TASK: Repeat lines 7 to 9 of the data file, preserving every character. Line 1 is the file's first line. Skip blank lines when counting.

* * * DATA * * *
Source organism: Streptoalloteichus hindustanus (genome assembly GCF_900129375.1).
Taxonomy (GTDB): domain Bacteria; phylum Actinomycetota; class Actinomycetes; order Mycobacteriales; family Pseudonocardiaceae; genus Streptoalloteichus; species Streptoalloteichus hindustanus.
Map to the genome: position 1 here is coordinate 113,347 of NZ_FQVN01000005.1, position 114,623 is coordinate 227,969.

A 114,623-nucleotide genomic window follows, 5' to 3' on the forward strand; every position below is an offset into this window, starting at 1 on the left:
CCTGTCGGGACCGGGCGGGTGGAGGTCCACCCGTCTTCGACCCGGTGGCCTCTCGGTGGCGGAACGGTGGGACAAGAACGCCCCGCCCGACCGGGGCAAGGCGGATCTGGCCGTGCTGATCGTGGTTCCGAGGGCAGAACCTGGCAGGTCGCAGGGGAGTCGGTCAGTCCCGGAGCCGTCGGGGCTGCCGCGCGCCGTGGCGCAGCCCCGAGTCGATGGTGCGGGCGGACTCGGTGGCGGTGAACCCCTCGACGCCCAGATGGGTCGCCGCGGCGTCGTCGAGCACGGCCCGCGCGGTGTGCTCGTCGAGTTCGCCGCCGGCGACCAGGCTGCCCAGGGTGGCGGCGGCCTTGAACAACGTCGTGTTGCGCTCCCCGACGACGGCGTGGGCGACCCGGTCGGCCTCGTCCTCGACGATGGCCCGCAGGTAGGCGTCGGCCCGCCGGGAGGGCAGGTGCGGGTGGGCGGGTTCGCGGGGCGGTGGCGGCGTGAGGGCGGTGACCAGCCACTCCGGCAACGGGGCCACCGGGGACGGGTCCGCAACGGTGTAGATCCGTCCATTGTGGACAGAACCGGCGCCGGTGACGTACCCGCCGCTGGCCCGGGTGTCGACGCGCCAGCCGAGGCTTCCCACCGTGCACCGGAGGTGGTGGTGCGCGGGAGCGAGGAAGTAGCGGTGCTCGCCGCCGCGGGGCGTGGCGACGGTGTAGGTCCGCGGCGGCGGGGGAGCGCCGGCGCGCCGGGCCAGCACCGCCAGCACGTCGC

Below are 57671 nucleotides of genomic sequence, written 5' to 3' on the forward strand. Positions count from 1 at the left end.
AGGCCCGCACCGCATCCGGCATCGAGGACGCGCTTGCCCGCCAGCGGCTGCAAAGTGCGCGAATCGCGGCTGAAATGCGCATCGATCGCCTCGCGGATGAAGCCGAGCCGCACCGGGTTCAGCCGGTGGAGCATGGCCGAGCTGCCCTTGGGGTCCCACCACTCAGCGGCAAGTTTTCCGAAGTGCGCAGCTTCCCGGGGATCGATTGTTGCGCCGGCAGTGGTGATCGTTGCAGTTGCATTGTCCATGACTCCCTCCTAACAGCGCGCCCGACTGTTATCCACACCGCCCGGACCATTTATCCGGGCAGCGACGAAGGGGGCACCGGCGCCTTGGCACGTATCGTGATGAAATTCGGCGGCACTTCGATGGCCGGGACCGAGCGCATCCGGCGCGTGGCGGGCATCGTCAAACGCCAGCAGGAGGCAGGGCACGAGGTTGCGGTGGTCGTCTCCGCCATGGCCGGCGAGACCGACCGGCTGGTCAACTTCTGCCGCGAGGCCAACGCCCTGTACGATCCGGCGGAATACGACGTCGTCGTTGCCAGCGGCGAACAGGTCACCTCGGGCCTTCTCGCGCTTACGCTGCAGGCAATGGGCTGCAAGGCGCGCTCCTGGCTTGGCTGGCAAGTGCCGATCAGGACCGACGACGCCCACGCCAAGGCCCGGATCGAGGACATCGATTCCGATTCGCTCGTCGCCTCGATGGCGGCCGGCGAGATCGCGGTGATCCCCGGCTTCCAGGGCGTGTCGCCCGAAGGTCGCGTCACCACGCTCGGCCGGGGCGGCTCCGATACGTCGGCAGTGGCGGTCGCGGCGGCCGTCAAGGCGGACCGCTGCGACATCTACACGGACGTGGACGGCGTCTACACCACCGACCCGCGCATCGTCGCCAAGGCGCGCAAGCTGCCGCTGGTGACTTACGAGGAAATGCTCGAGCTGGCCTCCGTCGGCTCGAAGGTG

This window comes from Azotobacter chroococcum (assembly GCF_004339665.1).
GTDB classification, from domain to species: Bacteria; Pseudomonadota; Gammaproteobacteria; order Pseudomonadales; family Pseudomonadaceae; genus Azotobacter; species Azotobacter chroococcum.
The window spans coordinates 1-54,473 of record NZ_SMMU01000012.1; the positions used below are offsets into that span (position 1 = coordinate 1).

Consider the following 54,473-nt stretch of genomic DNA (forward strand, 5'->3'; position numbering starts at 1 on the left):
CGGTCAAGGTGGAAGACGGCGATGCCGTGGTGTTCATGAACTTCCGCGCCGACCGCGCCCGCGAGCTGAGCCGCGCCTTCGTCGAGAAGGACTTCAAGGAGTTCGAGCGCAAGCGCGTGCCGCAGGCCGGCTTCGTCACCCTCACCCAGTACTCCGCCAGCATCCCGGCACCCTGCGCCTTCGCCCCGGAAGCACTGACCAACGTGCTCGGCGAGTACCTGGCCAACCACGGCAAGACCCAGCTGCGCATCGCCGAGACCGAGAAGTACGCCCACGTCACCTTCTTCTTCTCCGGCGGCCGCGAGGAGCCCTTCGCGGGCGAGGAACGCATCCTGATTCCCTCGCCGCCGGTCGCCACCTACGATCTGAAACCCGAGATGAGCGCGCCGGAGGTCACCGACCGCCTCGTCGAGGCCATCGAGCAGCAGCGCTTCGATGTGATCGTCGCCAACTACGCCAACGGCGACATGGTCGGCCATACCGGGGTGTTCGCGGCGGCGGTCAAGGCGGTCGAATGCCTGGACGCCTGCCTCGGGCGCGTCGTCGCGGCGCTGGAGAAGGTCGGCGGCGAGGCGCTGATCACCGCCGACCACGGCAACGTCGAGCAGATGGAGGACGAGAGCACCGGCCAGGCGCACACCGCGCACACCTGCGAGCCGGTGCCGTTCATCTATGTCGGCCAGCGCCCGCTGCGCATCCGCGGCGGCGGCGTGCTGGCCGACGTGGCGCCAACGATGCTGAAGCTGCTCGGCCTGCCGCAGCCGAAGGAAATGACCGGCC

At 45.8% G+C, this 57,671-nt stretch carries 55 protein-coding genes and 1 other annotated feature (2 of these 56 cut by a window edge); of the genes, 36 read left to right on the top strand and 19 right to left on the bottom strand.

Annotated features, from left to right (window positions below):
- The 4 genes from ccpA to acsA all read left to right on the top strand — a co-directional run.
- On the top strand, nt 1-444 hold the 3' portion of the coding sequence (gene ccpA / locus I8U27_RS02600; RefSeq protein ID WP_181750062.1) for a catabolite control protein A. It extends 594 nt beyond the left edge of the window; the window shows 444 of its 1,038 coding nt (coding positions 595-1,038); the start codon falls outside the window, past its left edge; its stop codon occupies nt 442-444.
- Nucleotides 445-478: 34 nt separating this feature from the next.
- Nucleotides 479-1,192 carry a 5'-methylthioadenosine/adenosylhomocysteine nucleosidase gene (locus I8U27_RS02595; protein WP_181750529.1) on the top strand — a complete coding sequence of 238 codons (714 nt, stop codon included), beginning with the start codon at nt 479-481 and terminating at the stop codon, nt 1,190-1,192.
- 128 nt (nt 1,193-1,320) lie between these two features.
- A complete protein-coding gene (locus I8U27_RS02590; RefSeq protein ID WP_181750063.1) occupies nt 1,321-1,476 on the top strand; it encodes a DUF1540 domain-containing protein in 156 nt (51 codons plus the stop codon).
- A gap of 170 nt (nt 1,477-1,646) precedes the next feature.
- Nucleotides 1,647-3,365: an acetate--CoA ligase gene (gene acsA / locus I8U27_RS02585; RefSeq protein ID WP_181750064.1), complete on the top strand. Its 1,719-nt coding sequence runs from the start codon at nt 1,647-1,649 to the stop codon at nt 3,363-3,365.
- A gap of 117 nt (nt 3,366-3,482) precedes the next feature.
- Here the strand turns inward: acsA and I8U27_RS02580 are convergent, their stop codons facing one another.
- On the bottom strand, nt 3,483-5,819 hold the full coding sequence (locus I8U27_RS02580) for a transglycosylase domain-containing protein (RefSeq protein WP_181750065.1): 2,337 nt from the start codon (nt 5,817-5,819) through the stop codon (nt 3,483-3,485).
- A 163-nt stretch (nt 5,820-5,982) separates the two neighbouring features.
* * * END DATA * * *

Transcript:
AGGCCCGCACCGCATCCGGCATCGAGGACGCGCTTGCCCGCCAGCGGCTGCAAAGTGCGCGAATCGCGGCTGAAATGCGCATCGATCGCCTCGCGGATGAAGCCGAGCCGCACCGGGTTCAGCCGGTGGAGCATGGCCGAGCTGCCCTTGGGGTCCCACCACTCAGCGGCAAGTTTTCCGAAGTGCGCAGCTTCCCGGGGATCGATTGTTGCGCCGGCAGTGGTGATCGTTGCAGTTGCATTGTCCATGACTCCCTCCTAACAGCGCGCCCGACTGTTATCCACACCGCCCGGACCATTTATCCGGGCAGCGACGAAGGGGGCACCGGCGCCTTGGCACGTATCGTGATGAAATTCGGCGGCACTTCGATGGCCGGGACCGAGCGCATCCGGCGCGTGGCGGGCATCGTCAAACGCCAGCAGGAGGCAGGGCACGAGGTTGCGGTGGTCGTCTCCGCCATGGCCGGCGAGACCGACCGGCTGGTCAACTTCTGCCGCGAGGCCAACGCCCTGTACGATCCGGCGGAATACGACGTCGTCGTTGCCAGCGGCGAACAGGTCACCTCGGGCCTTCTCGCGCTTACGCTGCAGGCAATGGGCTGCAAGGCGCGCTCCTGGCTTGGCTGGCAAGTGCCGATCAGGACCGACGACGCCCACGCCAAGGCCCGGATCGAGGACATCGATTCCGATTCGCTCGTCGCCTCGATGGCGGCCGGCGAGATCGCGGTGATCCCCGGCTTCCAGGGCGTGTCGCCCGAAGGTCGCGTCACCACGCTCGGCCGGGGCGGCTCCGATACGTCGGCAGTGGCGGTCGCGGCGGCCGTCAAGGCGGACCGCTGCGACATCTACACGGACGTGGACGGCGTCTACACCACCGACCCGCGCATCGTCGCCAAGGCGCGCAAGCTGCCGCTGGTGACTTACGAGGAAATGCTCGAGCTGGCCTCCGTCGGCTCGAAGGTG

This window comes from Azotobacter chroococcum (assembly GCF_004339665.1).
GTDB classification, from domain to species: Bacteria; Pseudomonadota; Gammaproteobacteria; order Pseudomonadales; family Pseudomonadaceae; genus Azotobacter; species Azotobacter chroococcum.